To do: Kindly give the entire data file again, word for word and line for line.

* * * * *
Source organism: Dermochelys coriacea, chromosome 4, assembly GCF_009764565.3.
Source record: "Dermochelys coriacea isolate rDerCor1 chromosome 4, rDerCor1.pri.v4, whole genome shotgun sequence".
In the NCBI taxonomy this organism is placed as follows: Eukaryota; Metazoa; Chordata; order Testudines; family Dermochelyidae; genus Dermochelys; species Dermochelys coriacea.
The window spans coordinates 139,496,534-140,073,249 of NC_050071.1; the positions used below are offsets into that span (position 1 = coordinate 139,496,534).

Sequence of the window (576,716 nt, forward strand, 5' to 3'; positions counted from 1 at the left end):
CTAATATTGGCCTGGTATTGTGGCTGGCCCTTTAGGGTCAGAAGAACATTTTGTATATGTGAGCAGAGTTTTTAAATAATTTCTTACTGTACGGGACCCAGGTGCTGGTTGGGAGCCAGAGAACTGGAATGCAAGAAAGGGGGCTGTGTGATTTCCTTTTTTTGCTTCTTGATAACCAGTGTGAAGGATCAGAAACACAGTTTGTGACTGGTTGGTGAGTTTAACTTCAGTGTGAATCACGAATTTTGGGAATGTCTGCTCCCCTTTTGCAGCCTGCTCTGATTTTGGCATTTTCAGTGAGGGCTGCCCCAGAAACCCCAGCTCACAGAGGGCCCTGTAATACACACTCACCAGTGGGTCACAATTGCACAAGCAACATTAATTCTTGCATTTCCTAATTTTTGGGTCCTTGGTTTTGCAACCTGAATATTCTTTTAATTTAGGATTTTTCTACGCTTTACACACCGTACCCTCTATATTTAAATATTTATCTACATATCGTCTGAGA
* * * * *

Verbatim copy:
Source organism: Dermochelys coriacea, chromosome 4, assembly GCF_009764565.3.
Source record: "Dermochelys coriacea isolate rDerCor1 chromosome 4, rDerCor1.pri.v4, whole genome shotgun sequence".
In the NCBI taxonomy this organism is placed as follows: Eukaryota; Metazoa; Chordata; order Testudines; family Dermochelyidae; genus Dermochelys; species Dermochelys coriacea.
The window spans coordinates 139,496,534-140,073,249 of NC_050071.1; the positions used below are offsets into that span (position 1 = coordinate 139,496,534).

Sequence of the window (576,716 nt, forward strand, 5' to 3'; positions counted from 1 at the left end):
CTAATATTGGCCTGGTATTGTGGCTGGCCCTTTAGGGTCAGAAGAACATTTTGTATATGTGAGCAGAGTTTTTAAATAATTTCTTACTGTACGGGACCCAGGTGCTGGTTGGGAGCCAGAGAACTGGAATGCAAGAAAGGGGGCTGTGTGATTTCCTTTTTTTGCTTCTTGATAACCAGTGTGAAGGATCAGAAACACAGTTTGTGACTGGTTGGTGAGTTTAACTTCAGTGTGAATCACGAATTTTGGGAATGTCTGCTCCCCTTTTGCAGCCTGCTCTGATTTTGGCATTTTCAGTGAGGGCTGCCCCAGAAACCCCAGCTCACAGAGGGCCCTGTAATACACACTCACCAGTGGGTCACAATTGCACAAGCAACATTAATTCTTGCATTTCCTAATTTTTGGGTCCTTGGTTTTGCAACCTGAATATTCTTTTAATTTAGGATTTTTCTACGCTTTACACACCGTACCCTCTATATTTAAATATTTATCTACATATCGTCTGAGA